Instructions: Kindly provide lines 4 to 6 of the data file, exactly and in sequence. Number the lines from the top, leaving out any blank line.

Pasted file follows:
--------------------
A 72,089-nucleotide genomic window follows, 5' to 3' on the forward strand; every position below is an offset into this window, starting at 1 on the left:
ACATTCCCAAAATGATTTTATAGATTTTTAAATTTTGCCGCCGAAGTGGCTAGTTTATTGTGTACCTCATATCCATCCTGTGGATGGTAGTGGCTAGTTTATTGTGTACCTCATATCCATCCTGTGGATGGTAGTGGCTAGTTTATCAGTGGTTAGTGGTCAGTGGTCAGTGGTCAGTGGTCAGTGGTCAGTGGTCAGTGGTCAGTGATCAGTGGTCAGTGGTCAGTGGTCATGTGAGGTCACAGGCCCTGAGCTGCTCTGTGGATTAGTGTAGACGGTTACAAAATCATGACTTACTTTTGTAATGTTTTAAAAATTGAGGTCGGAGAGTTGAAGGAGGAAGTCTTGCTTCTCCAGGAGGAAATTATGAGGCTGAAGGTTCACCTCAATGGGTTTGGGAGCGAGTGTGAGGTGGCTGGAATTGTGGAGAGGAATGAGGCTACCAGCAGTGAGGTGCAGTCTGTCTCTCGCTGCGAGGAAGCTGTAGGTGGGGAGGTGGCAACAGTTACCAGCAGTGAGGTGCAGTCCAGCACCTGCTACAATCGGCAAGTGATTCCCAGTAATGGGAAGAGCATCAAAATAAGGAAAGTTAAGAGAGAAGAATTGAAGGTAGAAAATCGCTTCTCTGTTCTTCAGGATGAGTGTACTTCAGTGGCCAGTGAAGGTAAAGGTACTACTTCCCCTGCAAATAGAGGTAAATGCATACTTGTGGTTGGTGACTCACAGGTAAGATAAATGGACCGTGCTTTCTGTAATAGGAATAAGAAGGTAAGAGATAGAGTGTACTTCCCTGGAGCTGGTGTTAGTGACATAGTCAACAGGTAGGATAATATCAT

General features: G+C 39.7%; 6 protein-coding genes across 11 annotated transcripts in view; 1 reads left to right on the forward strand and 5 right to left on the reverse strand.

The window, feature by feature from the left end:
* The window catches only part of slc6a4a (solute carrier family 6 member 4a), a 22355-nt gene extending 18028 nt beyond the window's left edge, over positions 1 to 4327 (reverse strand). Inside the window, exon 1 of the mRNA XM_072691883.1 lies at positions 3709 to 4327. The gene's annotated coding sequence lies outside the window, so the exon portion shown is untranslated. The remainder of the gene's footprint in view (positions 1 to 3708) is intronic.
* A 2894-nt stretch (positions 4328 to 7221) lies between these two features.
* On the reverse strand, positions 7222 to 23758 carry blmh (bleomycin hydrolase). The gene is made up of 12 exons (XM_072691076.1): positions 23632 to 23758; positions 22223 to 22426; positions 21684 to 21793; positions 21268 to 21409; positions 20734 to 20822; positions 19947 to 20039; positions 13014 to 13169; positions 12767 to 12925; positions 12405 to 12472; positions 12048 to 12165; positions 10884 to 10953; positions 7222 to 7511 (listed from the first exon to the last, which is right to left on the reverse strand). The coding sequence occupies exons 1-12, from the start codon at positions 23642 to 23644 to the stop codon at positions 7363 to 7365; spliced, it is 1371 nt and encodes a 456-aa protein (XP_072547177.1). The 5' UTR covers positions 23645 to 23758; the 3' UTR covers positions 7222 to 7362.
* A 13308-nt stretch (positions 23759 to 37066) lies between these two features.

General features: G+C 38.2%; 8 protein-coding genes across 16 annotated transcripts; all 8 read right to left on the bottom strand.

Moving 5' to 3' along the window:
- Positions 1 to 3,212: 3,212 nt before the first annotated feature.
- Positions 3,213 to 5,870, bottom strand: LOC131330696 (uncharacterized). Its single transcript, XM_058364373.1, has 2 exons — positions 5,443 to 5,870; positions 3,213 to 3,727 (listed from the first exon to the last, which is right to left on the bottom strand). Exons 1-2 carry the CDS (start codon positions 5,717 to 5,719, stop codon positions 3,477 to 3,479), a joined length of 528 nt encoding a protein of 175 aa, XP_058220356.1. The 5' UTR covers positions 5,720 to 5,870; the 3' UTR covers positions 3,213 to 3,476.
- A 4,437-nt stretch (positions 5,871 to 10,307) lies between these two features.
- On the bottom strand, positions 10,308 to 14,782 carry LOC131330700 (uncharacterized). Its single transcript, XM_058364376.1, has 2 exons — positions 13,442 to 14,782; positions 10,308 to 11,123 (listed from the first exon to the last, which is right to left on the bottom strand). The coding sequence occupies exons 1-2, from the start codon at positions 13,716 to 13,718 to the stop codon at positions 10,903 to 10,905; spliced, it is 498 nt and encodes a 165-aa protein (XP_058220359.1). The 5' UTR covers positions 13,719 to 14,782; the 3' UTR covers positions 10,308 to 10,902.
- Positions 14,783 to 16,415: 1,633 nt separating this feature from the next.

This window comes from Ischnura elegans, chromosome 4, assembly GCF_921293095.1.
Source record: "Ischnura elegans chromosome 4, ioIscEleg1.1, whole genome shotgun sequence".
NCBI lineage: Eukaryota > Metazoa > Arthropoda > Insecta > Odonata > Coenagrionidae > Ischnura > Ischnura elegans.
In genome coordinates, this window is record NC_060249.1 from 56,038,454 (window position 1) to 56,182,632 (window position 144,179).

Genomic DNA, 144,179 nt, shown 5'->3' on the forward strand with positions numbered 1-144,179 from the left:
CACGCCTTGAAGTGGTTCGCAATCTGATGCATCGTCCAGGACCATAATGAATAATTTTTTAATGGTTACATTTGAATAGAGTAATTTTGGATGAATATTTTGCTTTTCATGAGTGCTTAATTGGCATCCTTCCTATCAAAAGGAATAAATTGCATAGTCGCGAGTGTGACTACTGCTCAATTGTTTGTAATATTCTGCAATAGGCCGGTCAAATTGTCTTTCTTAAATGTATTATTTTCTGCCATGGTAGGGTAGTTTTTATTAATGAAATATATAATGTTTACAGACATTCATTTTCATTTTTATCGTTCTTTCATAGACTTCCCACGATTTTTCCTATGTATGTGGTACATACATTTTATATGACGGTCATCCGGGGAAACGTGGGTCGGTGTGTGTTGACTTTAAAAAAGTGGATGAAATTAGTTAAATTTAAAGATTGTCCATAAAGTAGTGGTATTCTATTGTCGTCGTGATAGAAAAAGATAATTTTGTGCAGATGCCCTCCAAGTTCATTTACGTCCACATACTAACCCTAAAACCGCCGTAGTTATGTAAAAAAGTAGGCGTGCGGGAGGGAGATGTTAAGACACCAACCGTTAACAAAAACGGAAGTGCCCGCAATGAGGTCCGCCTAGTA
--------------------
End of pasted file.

The window, feature by feature from the left end:
* The window catches only part of slc6a4a (solute carrier family 6 member 4a), a 22355-nt gene extending 18028 nt beyond the window's left edge, over positions 1 to 4327 (reverse strand). Inside the window, exon 1 of the mRNA XM_072691883.1 lies at positions 3709 to 4327. The gene's annotated coding sequence lies outside the window, so the exon portion shown is untranslated. The remainder of the gene's footprint in view (positions 1 to 3708) is intronic.
* A 2894-nt stretch (positions 4328 to 7221) lies between these two features.